“December 7, 1941… a date which will live in infamy.”
These six words from President Franklin Delano would become the rallying cry for the American people as the U.S. fought its way across the Pacific and eventually defeated the Japanese.
Dec. 7 marks the 76th anniversary of the attack on Pearl Harbor. It is fitting that on Pearl Harbor Remembrance Day we remember the U.S. sailors, Marines, soldiers, airmen and civilians who gave their lives that fateful day.
The attack commenced at 7:48 a.m. on a quiet Sunday morning while many sailors and Pearl Harbor residents were still in bed. At 8:06, a Japanese bomber dropped an armor-piercing shell atop the forward ammunition magazine of the USS Arizona.
Within seconds, a catastrophic explosion tore the mighty warship in half and ignited a fire that would burn for two days. Of the 1,512 crewmembers onboard, only 334 survived.
Less than two hours later, the attack was over. The butcher’s bill was ghastly: 2,403 Americans lay dead or dying, with an additional 1,178 wounded.
The fleet was devastated: 17 ships sunk or damaged, including all eight battleships in port. One hundred eighty-eight aircraft were destroyed and 159 damaged, many as they sat on the ground.
Amid the tragedy were countless acts of valor and self-sacrifice — men and women who fought back amid the flames or risked their lives to save others. Pearl Harbor exemplifies the very best of the American fighting spirit and how our nation responds to tragedy.
There stood Navy Steward Doris Miller, the first African-American sailor to be awarded the Navy Cross. He manned a machine gun and shot down a Japanese bomber, even though he had never been trained to do so.
There rushed Grace Lally, the chief nurse of the hospital ship Solace. Seeing the attack unfold, she led her staff of nurses through a hail of bullets and bombs to reach Solace, the only ship with facilities to care for the wounded. She and her staff treated more than 300 wounded that day.
Julio DeCastro, a civilian shipyard worker, risked his life to save the men trapped aboard the USS Oklahoma. Swimming out to the capsized ship, he heard the tapping of survivors. Within 24 hours, he and his team succeeded in cutting holes in the hull and saving the lives of 32 servicemen.
Rather than demoralizing the American people, the fires of the USS Arizona galvanized the nation with an unshakable resolve to defeat our enemies.
Recruiting centers were crowded with volunteers seeking to enlist and fight on ships, in airplanes or on the battlefields of the Pacific Islands or Europe. Millions more were just as crucial to the war effort, toiling in the factories and shipyards to build the ships, aircraft, tanks and guns our servicemen needed to fight and win.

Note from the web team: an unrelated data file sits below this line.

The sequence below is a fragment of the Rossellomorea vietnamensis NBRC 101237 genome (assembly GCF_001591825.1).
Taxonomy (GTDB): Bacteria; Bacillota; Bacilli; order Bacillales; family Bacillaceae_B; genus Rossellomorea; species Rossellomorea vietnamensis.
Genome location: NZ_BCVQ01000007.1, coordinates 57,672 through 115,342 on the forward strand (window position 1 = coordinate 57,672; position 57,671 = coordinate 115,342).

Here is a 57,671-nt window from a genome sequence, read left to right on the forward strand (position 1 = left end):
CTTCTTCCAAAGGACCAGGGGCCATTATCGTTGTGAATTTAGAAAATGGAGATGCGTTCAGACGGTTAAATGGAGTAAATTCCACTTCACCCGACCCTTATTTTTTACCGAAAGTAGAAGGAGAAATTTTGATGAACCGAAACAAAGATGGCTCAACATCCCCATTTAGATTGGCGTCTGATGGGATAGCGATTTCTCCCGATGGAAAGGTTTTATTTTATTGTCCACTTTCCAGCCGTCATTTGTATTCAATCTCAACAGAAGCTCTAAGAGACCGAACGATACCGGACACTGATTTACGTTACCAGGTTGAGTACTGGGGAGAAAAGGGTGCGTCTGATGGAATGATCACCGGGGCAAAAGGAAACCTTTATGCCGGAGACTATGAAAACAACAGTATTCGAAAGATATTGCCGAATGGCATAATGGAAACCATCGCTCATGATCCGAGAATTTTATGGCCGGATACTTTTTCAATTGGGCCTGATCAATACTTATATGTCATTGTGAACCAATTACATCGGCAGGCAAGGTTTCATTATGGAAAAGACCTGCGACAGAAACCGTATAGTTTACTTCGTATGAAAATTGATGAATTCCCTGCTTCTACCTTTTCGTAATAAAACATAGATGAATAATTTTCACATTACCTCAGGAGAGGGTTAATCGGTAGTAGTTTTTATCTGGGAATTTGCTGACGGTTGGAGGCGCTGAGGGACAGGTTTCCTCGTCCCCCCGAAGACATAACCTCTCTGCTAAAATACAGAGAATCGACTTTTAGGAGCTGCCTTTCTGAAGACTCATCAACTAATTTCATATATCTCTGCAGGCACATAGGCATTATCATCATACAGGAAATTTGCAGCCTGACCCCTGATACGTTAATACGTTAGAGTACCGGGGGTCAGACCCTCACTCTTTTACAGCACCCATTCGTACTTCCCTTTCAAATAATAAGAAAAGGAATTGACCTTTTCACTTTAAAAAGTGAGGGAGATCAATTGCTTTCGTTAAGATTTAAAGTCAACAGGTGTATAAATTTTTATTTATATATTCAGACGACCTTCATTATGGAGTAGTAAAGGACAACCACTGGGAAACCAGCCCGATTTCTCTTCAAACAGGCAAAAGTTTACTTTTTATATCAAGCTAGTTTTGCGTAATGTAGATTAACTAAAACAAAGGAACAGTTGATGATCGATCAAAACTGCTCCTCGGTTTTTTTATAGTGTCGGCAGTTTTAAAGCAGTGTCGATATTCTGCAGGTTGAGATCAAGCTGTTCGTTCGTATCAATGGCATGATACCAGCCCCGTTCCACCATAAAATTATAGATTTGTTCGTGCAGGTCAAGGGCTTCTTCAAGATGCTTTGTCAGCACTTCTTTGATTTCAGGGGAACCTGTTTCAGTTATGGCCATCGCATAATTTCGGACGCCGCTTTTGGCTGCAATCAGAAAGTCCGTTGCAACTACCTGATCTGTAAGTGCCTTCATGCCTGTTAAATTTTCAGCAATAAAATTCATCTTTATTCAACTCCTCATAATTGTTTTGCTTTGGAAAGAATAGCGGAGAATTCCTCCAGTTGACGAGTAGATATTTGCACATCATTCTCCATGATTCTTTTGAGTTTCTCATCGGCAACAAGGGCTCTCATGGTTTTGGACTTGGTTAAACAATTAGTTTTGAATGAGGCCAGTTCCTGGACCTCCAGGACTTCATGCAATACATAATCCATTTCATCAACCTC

On that December day in 1941, our forces were badly beaten. But that defeat determined the course of history in a way not imagined by our enemies.
It stirred and mobilized the American people and set in motion a united national effort that produced future victories in battle and ultimately the war. It forged a new destiny and identity for America — that of a world leader resolved to challenge any aggressor who tried to attack our freedoms or those of our allies.
Pearl Harbor should remind us that America, our military — and especially our Navy — must be ever vigilant and always ready to fight and win against any potential adversaries.
Even today, oil continues to leak from the wreck of the Arizona. Survivors call these oil drops slowly rising the water’s surface “the black tears of the Arizona.”
These “tears” serve as a reminder to every visitor to the Arizona Memorial of the sailors who perished 76 years ago and remain entombed in her hull.
Each passing year leaves us with fewer and fewer Pearl Harbor survivors to tell their tales and those of their lost shipmates.
It falls to every American to ensure the next generation, our children and grandchildren, know their stories and why this day in American history matters so very much.
Thomas Callender, a 20-year veteran and former director of capabilities for the Navy, is a senior research fellow at The Heritage Foundation. He wrote this for InsideSources.com.